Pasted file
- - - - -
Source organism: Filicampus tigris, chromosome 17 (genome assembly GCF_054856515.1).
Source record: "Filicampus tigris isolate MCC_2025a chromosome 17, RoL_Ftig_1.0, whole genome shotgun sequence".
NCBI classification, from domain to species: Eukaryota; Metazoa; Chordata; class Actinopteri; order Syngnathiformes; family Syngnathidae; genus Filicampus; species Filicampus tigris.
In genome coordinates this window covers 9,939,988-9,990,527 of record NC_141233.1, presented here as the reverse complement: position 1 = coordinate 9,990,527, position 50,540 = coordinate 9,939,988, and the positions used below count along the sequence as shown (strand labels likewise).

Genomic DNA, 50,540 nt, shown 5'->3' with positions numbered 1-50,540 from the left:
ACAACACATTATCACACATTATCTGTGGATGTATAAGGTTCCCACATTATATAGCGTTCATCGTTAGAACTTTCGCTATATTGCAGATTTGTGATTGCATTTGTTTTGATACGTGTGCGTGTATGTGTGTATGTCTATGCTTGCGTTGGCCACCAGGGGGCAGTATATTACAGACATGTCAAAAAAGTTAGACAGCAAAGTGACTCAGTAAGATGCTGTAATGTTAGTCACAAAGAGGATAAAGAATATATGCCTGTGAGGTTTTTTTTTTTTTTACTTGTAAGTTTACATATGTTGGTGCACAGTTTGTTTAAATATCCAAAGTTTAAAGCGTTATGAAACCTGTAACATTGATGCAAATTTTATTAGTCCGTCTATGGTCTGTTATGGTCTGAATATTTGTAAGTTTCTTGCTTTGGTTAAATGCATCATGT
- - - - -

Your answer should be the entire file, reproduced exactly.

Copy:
Source organism: Filicampus tigris, chromosome 17 (genome assembly GCF_054856515.1).
Source record: "Filicampus tigris isolate MCC_2025a chromosome 17, RoL_Ftig_1.0, whole genome shotgun sequence".
NCBI classification, from domain to species: Eukaryota; Metazoa; Chordata; class Actinopteri; order Syngnathiformes; family Syngnathidae; genus Filicampus; species Filicampus tigris.
In genome coordinates this window covers 9,939,988-9,990,527 of record NC_141233.1, presented here as the reverse complement: position 1 = coordinate 9,990,527, position 50,540 = coordinate 9,939,988, and the positions used below count along the sequence as shown (strand labels likewise).

Genomic DNA, 50,540 nt, shown 5'->3' with positions numbered 1-50,540 from the left:
ACAACACATTATCACACATTATCTGTGGATGTATAAGGTTCCCACATTATATAGCGTTCATCGTTAGAACTTTCGCTATATTGCAGATTTGTGATTGCATTTGTTTTGATACGTGTGCGTGTATGTGTGTATGTCTATGCTTGCGTTGGCCACCAGGGGGCAGTATATTACAGACATGTCAAAAAAGTTAGACAGCAAAGTGACTCAGTAAGATGCTGTAATGTTAGTCACAAAGAGGATAAAGAATATATGCCTGTGAGGTTTTTTTTTTTTTTACTTGTAAGTTTACATATGTTGGTGCACAGTTTGTTTAAATATCCAAAGTTTAAAGCGTTATGAAACCTGTAACATTGATGCAAATTTTATTAGTCCGTCTATGGTCTGTTATGGTCTGAATATTTGTAAGTTTCTTGCTTTGGTTAAATGCATCATGT